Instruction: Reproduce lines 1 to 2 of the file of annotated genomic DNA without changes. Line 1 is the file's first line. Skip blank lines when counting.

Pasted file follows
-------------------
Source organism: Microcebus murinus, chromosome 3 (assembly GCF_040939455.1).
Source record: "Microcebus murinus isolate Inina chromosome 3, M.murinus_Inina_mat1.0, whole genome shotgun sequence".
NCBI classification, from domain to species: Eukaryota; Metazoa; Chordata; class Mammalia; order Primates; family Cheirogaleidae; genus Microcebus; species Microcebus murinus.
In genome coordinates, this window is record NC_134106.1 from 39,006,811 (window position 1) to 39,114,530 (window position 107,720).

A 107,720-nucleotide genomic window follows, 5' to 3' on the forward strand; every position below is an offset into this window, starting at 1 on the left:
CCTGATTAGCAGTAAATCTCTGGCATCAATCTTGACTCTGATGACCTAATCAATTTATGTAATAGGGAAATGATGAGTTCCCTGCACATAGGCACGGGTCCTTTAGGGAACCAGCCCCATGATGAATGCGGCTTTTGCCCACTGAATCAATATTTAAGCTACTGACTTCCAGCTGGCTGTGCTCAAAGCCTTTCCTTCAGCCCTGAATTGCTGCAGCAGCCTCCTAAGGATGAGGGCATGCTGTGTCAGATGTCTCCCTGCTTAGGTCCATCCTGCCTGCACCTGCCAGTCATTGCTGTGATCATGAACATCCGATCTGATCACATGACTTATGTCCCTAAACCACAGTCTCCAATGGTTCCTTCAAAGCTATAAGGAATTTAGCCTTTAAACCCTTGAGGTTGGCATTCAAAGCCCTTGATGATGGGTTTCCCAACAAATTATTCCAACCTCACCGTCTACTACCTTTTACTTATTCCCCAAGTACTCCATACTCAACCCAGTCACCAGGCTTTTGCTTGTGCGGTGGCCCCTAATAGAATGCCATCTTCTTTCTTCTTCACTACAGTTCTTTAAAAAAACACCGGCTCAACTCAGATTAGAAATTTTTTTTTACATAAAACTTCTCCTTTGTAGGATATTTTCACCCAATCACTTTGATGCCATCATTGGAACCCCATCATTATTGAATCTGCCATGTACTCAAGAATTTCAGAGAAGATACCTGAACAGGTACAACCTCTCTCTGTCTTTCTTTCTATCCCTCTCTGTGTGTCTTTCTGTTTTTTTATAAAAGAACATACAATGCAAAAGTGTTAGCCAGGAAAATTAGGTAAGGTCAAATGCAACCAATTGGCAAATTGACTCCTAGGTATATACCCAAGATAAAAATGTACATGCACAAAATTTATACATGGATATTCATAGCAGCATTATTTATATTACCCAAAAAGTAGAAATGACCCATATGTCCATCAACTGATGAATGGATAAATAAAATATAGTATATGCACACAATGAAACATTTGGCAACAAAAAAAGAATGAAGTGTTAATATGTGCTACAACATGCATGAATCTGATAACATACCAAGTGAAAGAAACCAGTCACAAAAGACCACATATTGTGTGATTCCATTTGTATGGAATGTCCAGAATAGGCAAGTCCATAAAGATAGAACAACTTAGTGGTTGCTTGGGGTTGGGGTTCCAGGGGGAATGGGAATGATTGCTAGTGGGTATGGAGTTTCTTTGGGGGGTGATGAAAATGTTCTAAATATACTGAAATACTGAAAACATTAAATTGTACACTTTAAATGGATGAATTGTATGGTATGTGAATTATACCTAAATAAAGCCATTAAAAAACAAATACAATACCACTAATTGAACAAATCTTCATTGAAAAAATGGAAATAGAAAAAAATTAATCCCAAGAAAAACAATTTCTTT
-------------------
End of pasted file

Source organism: Microcebus murinus, chromosome 3 (assembly GCF_040939455.1).
Source record: "Microcebus murinus isolate Inina chromosome 3, M.murinus_Inina_mat1.0, whole genome shotgun sequence".